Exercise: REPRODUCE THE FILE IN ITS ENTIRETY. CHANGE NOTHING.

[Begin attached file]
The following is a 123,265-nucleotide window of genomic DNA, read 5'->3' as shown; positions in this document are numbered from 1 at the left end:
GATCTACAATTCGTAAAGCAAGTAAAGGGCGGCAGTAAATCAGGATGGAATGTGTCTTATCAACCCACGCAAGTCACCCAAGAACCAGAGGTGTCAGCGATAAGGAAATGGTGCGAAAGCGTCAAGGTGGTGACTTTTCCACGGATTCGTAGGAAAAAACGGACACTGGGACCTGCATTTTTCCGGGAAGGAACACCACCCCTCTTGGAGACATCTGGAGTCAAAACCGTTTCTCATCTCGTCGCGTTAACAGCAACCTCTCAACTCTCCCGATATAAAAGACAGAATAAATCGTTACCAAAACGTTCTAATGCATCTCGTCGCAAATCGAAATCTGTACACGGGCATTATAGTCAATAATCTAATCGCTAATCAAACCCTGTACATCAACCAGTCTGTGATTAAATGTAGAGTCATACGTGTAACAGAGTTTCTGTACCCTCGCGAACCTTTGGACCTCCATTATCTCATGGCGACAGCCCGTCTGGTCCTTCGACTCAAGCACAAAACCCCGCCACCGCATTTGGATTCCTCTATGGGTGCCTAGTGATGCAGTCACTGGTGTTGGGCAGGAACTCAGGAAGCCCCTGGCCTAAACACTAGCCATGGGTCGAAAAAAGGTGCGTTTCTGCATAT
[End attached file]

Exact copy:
The following is a 123,265-nucleotide window of genomic DNA, read 5'->3' as shown; positions in this document are numbered from 1 at the left end:
GATCTACAATTCGTAAAGCAAGTAAAGGGCGGCAGTAAATCAGGATGGAATGTGTCTTATCAACCCACGCAAGTCACCCAAGAACCAGAGGTGTCAGCGATAAGGAAATGGTGCGAAAGCGTCAAGGTGGTGACTTTTCCACGGATTCGTAGGAAAAAACGGACACTGGGACCTGCATTTTTCCGGGAAGGAACACCACCCCTCTTGGAGACATCTGGAGTCAAAACCGTTTCTCATCTCGTCGCGTTAACAGCAACCTCTCAACTCTCCCGATATAAAAGACAGAATAAATCGTTACCAAAACGTTCTAATGCATCTCGTCGCAAATCGAAATCTGTACACGGGCATTATAGTCAATAATCTAATCGCTAATCAAACCCTGTACATCAACCAGTCTGTGATTAAATGTAGAGTCATACGTGTAACAGAGTTTCTGTACCCTCGCGAACCTTTGGACCTCCATTATCTCATGGCGACAGCCCGTCTGGTCCTTCGACTCAAGCACAAAACCCCGCCACCGCATTTGGATTCCTCTATGGGTGCCTAGTGATGCAGTCACTGGTGTTGGGCAGGAACTCAGGAAGCCCCTGGCCTAAACACTAGCCATGGGTCGAAAAAAGGTGCGTTTCTGCATAT